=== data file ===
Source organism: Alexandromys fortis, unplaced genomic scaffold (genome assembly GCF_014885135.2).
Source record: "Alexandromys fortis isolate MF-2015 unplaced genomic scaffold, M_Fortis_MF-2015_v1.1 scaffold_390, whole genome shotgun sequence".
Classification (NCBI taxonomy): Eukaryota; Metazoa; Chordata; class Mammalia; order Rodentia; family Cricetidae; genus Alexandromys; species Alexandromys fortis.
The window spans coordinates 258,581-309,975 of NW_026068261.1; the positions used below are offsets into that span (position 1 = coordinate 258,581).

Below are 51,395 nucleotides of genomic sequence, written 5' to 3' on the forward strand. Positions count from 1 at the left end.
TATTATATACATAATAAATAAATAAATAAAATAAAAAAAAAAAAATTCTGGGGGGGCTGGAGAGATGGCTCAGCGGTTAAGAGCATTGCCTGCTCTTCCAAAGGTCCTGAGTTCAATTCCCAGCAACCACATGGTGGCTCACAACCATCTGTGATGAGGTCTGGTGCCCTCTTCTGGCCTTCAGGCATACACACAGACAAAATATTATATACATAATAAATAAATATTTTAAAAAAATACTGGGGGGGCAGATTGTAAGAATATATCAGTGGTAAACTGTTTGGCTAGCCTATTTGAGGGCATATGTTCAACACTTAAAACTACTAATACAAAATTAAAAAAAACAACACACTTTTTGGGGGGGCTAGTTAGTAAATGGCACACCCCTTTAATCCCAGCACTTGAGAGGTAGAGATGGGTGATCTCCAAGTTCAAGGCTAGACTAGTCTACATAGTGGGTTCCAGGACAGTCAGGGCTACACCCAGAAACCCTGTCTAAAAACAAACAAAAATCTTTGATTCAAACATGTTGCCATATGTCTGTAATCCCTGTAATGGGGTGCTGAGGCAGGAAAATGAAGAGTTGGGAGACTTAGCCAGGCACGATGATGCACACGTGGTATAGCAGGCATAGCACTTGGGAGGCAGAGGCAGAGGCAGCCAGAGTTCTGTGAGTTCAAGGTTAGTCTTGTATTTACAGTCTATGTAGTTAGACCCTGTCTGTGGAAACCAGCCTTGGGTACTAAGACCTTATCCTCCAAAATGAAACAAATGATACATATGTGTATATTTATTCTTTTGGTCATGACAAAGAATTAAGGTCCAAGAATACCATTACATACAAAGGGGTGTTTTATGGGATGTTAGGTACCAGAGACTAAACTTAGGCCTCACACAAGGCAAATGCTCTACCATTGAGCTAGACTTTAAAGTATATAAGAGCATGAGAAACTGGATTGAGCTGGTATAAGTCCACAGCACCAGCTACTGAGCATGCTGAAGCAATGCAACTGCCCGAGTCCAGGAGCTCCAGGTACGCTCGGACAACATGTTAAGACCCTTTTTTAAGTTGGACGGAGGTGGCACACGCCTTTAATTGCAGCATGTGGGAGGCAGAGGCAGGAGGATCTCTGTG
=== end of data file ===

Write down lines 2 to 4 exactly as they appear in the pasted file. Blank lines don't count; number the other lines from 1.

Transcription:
Source record: "Alexandromys fortis isolate MF-2015 unplaced genomic scaffold, M_Fortis_MF-2015_v1.1 scaffold_390, whole genome shotgun sequence".
Classification (NCBI taxonomy): Eukaryota; Metazoa; Chordata; class Mammalia; order Rodentia; family Cricetidae; genus Alexandromys; species Alexandromys fortis.
The window spans coordinates 258,581-309,975 of NW_026068261.1; the positions used below are offsets into that span (position 1 = coordinate 258,581).